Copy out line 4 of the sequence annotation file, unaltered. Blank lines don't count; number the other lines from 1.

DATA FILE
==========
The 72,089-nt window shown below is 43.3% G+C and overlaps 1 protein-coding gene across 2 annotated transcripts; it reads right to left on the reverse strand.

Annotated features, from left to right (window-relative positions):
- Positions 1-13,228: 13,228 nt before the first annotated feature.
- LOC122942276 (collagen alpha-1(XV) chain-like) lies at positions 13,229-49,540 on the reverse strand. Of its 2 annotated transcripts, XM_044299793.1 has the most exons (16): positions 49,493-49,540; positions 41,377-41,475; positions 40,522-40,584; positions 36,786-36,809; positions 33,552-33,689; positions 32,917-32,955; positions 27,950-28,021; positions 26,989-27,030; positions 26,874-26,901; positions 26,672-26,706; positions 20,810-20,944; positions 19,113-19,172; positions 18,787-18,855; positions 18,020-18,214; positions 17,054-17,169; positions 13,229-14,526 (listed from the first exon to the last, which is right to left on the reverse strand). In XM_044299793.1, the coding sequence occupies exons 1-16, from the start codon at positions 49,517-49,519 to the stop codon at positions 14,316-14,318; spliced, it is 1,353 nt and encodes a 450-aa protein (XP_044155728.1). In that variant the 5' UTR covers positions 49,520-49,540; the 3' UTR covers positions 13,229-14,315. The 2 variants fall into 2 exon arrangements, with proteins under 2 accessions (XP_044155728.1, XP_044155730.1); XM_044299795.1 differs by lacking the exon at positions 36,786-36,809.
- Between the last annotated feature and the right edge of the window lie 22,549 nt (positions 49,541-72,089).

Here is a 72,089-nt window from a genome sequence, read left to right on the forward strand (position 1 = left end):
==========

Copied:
- LOC122942276 (collagen alpha-1(XV) chain-like) lies at positions 13,229-49,540 on the reverse strand. Of its 2 annotated transcripts, XM_044299793.1 has the most exons (16): positions 49,493-49,540; positions 41,377-41,475; positions 40,522-40,584; positions 36,786-36,809; positions 33,552-33,689; positions 32,917-32,955; positions 27,950-28,021; positions 26,989-27,030; positions 26,874-26,901; positions 26,672-26,706; positions 20,810-20,944; positions 19,113-19,172; positions 18,787-18,855; positions 18,020-18,214; positions 17,054-17,169; positions 13,229-14,526 (listed from the first exon to the last, which is right to left on the reverse strand). In XM_044299793.1, the coding sequence occupies exons 1-16, from the start codon at positions 49,517-49,519 to the stop codon at positions 14,316-14,318; spliced, it is 1,353 nt and encodes a 450-aa protein (XP_044155728.1). In that variant the 5' UTR covers positions 49,520-49,540; the 3' UTR covers positions 13,229-14,315. The 2 variants fall into 2 exon arrangements, with proteins under 2 accessions (XP_044155728.1, XP_044155730.1); XM_044299795.1 differs by lacking the exon at positions 36,786-36,809.